Jongwoo Han

Jongwoo Han
Syracuse University | SU · Korean Peninsula Affairs Center

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7
Publications
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110
Citations
Introduction

Publications

Publications (7)
Article
On 19 December 2007, President Lee was elected the seventeenth president of the Republic of Korea with the widest margin in Korea's presidential election history. Despite this enormous victory, it took little more than 100 days for Lee's early record-high popularity to plummet to the lowest rating of all Korean presidents with so few days in office...
Article
For the past two decades relations between North Korea and the United States have become increasingly hostile. Pervasive and vociferous criticism of North Korea's dangerous and seemingly irrational behaviour has focused on Pyongyang's use of nuclear brinkmanship, violations of human rights and general disregard for the well-being of the North Korea...
Article
Despite high expectations for how new networked information technologies (NNITs) could influence democratic outcomes, few studies have provided clear evidence that NNITs have changed political discourse or election outcomes. With this in mind, this paper examines how young, politically indifferent, Korean NNIT users involved themselves in mainstrea...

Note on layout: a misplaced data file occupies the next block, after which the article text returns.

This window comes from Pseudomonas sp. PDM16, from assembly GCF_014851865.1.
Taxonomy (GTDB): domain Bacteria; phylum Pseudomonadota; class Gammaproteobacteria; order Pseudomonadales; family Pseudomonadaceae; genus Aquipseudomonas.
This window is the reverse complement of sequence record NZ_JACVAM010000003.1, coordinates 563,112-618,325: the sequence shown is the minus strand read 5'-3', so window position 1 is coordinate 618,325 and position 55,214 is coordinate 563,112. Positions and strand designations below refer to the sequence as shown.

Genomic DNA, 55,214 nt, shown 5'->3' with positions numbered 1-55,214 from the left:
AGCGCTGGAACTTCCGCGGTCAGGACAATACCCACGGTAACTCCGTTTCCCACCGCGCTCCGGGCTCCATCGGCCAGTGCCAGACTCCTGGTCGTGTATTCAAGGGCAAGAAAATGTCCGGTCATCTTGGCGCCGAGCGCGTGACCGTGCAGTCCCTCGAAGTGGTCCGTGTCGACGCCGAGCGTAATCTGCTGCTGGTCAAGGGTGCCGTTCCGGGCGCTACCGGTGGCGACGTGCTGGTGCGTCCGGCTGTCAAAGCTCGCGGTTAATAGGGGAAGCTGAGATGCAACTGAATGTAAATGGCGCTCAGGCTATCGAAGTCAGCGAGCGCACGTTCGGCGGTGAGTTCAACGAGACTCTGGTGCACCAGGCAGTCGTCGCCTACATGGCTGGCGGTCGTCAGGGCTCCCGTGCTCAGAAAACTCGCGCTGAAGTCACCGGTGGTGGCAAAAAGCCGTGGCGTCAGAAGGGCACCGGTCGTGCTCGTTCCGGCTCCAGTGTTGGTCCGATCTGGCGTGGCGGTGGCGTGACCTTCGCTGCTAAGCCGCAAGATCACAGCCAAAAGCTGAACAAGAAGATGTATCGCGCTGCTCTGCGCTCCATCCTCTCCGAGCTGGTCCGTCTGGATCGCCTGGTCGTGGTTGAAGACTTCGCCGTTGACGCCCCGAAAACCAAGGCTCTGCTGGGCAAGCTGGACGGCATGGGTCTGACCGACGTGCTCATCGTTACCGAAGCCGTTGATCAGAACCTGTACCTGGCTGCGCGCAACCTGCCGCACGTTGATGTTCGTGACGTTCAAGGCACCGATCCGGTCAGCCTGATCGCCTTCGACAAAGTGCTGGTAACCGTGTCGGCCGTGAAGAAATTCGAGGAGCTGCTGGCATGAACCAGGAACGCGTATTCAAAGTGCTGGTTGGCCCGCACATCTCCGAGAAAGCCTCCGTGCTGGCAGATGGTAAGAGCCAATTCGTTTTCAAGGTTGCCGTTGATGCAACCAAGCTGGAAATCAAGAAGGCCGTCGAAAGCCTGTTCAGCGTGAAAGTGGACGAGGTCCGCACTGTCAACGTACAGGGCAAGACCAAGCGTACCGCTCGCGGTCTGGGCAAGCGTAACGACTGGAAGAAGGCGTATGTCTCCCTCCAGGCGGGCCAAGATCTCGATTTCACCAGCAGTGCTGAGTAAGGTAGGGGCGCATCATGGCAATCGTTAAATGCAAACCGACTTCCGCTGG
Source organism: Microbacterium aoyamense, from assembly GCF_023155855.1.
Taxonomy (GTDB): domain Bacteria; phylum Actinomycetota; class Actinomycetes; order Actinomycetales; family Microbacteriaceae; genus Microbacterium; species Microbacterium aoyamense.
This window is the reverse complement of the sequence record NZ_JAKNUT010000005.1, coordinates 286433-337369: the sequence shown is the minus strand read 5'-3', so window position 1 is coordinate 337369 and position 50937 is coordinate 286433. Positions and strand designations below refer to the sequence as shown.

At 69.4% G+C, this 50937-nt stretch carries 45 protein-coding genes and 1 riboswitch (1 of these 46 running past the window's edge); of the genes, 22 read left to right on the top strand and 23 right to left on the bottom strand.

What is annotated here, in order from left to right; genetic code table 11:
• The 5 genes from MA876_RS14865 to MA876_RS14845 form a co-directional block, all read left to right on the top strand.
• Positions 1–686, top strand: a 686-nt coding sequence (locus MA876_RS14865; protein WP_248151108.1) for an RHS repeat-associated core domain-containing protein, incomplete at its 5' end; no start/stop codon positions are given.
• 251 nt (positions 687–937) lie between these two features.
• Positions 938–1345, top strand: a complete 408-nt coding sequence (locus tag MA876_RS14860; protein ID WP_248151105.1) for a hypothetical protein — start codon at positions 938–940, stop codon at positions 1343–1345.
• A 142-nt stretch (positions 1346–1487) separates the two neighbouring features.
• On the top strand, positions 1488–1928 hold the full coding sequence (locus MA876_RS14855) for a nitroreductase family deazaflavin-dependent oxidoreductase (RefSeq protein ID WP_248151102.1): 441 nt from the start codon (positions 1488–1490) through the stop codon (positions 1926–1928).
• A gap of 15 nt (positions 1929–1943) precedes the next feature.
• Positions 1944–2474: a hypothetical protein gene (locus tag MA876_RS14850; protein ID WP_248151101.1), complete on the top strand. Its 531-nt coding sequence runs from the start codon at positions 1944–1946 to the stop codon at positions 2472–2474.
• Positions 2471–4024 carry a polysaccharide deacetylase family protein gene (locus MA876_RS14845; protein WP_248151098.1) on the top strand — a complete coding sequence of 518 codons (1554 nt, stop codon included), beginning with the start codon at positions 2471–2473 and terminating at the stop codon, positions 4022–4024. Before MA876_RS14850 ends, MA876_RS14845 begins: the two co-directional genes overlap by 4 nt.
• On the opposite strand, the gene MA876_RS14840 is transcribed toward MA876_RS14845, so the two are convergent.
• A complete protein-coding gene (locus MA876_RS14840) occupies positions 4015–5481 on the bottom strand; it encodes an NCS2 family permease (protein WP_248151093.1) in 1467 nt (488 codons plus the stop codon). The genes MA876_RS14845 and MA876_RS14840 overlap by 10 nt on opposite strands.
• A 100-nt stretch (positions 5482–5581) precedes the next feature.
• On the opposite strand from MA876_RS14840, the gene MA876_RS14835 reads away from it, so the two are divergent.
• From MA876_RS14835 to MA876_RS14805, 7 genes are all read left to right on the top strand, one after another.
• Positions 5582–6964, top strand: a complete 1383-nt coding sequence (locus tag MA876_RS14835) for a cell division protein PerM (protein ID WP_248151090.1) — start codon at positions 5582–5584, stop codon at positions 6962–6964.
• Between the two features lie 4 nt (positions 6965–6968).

Article
Authoritarianism in East Asia's capitalist developmental state (CDS) is highly gendered. A hybrid product of Western masculinist capitalism and Confucian parental governance, CDS authoritarianism takes on a hypermasculinized developmentalism that assumes all the rights and privileges of classical Confucian patriarchy for the state while assigning t...
Article
Full-text available
Having established the significance of young voters in the election of President Obama, this paper focuses on how they using micro-blogging social network site Twitter have affected the political discourse of the Obama administration centering on two of the most controversial political agendas of the Obama administration’s first 100 days – the legi...
Article
Current literature on East Asia's "developmental state" tends to overlook (1) the historical origins of state hegemony, (2) state-society relations in a non-Western, non-liberal context, (3) local-global interaction, and (4) changes in state hegemony over time. In so doing, development theorists inadvertently legitimate military despotic rule, and...

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